Integration of Technology and Storytelling to Create a Visual Art Exhibit on Women's Health (2019-2020)

Background

The cervix is the portal for human life, yet it is a site of invisibility. The embarrassment and lack of awareness surrounding reproductive anatomy is often rooted in deep-seated stigma and shame. This has significant healthcare ramifications, resulting in women avoiding self-care.

Studies of American women have found that 65% cannot identify a picture of the cervix, an integral part of female anatomy, and 55% admit to keeping secrets from their gynecologists, perhaps out of embarrassment related to issues pertaining to this part of the body. Thus, it is critical to educate women about their reproductive anatomy and foster an environment of positive self-image in order to promote improved health outcomes.

Project Description

This Bass Connections project will help women learn about their own reproductive anatomy through a technology called the Callascope, a Duke-developed device that allows for self-exploration of female reproductive anatomy in an interactive and private way. This process of self-exploration coupled with women’s perceptions of their own bodies will be the inspiration for a community art campaign that will spark conversations on female anatomy and women’s health.

The project’s main goal is to give the cervix visibility in a way that empowers women to be active agents of their sexual health and advocates for transformative healthcare models. The project will bring together three key innovations: 1) the Callascope; 2) live imagery of the cervix that has been largely inaccessible to date; and 3) storytelling that is created by women for women.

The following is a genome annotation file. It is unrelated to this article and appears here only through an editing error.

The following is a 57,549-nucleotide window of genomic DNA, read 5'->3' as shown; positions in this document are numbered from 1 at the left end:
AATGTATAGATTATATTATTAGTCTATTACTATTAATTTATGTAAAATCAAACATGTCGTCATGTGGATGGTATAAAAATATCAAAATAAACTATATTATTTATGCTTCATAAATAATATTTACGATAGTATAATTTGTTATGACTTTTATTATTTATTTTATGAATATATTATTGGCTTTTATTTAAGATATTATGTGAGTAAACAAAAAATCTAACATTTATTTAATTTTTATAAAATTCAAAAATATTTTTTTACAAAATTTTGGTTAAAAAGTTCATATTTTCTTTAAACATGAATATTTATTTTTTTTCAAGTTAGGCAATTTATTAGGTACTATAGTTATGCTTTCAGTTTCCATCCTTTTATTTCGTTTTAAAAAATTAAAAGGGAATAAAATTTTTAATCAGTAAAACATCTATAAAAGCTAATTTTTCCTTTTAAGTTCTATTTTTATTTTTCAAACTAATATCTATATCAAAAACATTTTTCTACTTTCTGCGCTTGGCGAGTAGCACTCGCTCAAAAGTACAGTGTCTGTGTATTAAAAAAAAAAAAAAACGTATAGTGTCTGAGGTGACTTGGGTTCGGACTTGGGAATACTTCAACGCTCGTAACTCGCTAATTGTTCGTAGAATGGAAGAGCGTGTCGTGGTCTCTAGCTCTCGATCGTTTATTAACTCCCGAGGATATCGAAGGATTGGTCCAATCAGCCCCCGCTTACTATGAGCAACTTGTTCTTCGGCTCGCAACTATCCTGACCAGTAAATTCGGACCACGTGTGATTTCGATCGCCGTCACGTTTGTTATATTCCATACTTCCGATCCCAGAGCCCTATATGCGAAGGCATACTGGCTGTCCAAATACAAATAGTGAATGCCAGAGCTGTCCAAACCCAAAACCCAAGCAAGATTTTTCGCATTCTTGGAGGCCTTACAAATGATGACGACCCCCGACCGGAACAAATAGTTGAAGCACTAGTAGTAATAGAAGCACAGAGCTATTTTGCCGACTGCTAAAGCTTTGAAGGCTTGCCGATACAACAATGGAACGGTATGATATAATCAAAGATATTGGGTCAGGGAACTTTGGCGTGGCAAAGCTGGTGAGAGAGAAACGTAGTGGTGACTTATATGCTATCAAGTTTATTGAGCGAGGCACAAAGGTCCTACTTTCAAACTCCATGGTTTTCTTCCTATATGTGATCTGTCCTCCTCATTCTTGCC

Through this participatory research framework, this project team will create a platform through which to shift the narrative of shame and invisibility that surrounds the female reproductive anatomy.

Anticipated Outputs

In-depth interviews and audio reflections on women’s health; visual arts exhibit for academic and public audiences; sociological and critical theory publications

Timing

Fall 2019 – Spring 2020

  • Fall 2019: Begin team meetings; learn IRB process for human subjects research; begin research and discussion on intersection between health fields and the arts; develop interview guide; develop call for artists for project exhibit
  • Spring 2020: Transcribe interview and reflection data; begin data analysis using NVivo; begin research and planning for art exhibit curation

This Team in the News

Destigmatizing Women’s Health

Empowering Women through Technology, Self-Exploration and Art

 

Images: Courtesy of Center for Global Women’s Health Technologies

Courtesy of Center for Global Women’s Health Technologies.

Team Leaders

  • Wesley Hogan, Franklin Humanities Institute
  • Deborah Jenson, Arts & Sciences-Romance Studies

/graduate Team Members

  • Fati Gangaran, MFA/Experimental and Doc Arts
  • Ofelia Lopez, Romance Studies-PHD
  • Jason Mulligan, Music-PHD

/undergraduate Team Members

  • Arielle Hutchinson
  • Seijung Kim, Biomedical Engineering (BSE), Electrical & Cmputr Egr (BSE2)
  • Sujal Manohar, Neuroscience (BS), Visual Arts (AB2)
  • Simran Prakash
  • Shagun Vashisth, Biology (BS), Global Health (AB2)

/yfaculty/staff Team Members

  • Libby Dotson, Pratt School of Engineering-Biomedical Engineering
  • Megan Huchko, School of Medicine-Obstetrics and Gynecology
  • Marlee Krieger, Pratt School of Engineering-Biomedical Engineering
  • Keny Murillo Brizuela, Pratt School of Engineering-Biomedical Engineering
  • Nimmi Ramanujam, Pratt School of Engineering-Biomedical Engineering
  • Gita Suneja, School of Medicine-Radiation Oncology

/zcommunity Team Members

  • Planned Parenthood
  • Sister Song
  • Jeff Polish, The Monti